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The Science of Climate Change

Climate change is no longer a distant threat or just a possibility, it is now a reality for all of us. In this pathway, Kevin Trenberth, a renowned climatologist, delves into the science behind climate change. He first introduces the climate system, its main components and forces.

Tackling the Plastic Crisis

Plastic pollution is by far the biggest threat to our oceans and this remains an incredibly tough problem to solve. Plastic credits could potentially serve as one of the much needed solutions for this crisis.

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The Scale of the Net Zero Challenge

The price of meeting net zero is estimated to be between $100-150 trillion over the next 30 years. Regardless of this cost, we need to reach net zero before climate change does irreversible damage to the environment and the economy.

ESG, Sustainability and Impact Jargon Buster

ESG, sustainability, impact… they all just mean green, right? Not quite. Despite being used often interchangeably, there are distinct differences between these terms.

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Featured Pathways

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The Science of Climate Change

Climate change is no longer a distant threat or just a possibility, it is now a reality for all of us. In this pathway, Kevin Trenberth, a renowned climatologist, delves into the science behind climate change. He first introduces the climate system, its main components and forces.

Tackling the Plastic Crisis

Plastic pollution is by far the biggest threat to our oceans and this remains an incredibly tough problem to solve. Plastic credits could potentially serve as one of the much needed solutions for this crisis.

More pathways

Ready to get started?

PLANS & MEMBERSHIP

Our Platform

Expert led content

+1,000 expert presented, on-demand video modules

Learning analytics

Keep track of learning progress with our comprehensive data

Interactive learning

Engage with our video hotspots and knowledge check-ins

Testing & certification

Gain CPD / CPE credits and professional certification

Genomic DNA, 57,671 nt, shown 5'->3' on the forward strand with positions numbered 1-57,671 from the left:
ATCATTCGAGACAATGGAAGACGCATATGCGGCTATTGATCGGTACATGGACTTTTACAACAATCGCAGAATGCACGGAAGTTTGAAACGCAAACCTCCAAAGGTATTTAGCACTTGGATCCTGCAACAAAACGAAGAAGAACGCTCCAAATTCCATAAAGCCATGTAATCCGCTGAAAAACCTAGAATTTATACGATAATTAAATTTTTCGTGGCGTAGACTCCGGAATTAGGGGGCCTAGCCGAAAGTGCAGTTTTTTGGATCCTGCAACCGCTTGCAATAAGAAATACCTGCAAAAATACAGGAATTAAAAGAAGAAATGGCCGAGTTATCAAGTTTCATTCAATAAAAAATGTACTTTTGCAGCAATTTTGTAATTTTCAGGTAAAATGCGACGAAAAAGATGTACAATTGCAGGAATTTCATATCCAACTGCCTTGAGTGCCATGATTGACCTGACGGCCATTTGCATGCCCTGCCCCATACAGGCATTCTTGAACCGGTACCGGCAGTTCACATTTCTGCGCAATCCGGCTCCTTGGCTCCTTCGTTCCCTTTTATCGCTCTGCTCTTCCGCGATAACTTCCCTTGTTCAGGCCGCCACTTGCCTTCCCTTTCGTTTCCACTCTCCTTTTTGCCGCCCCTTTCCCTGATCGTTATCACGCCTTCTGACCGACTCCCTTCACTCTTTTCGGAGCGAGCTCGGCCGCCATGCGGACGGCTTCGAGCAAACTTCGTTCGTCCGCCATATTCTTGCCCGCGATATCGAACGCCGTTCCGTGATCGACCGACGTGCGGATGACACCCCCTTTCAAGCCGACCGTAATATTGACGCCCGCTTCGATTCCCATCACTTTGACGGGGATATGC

Managed learning

Build, scale and manage your organisation’s learning

Integrations

Connect Sustainability Unlocked to your current platform

Featured Content

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The Scale of the Net Zero Challenge

The price of meeting net zero is estimated to be between $100-150 trillion over the next 30 years. Regardless of this cost, we need to reach net zero before climate change does irreversible damage to the environment and the economy.

ESG, Sustainability and Impact Jargon Buster

ESG, sustainability, impact… they all just mean green, right? Not quite. Despite being used often interchangeably, there are distinct differences between these terms.

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Ready to get started?

Ready to get started?

Introduction to Wave and Tidal Energy

Introduction to Wave and Tidal Energy

Colin Palmer

40 years: Renewable energy

Wave and tidal energy are, subjectively, both abundant and powerful sources of natural energy. In this video, Colin explains the reason why wave energy is much less commercialised than wind and solar energy and the challenges surrounding wave energy development. He further talks about the cost differential between wave, tidal and offshore wind energies.

Wave and tidal energy are, subjectively, both abundant and powerful sources of natural energy. In this video, Colin explains the reason why wave energy is much less commercialised than wind and solar energy and the challenges surrounding wave energy development. He further talks about the cost differential between wave, tidal and offshore wind energies.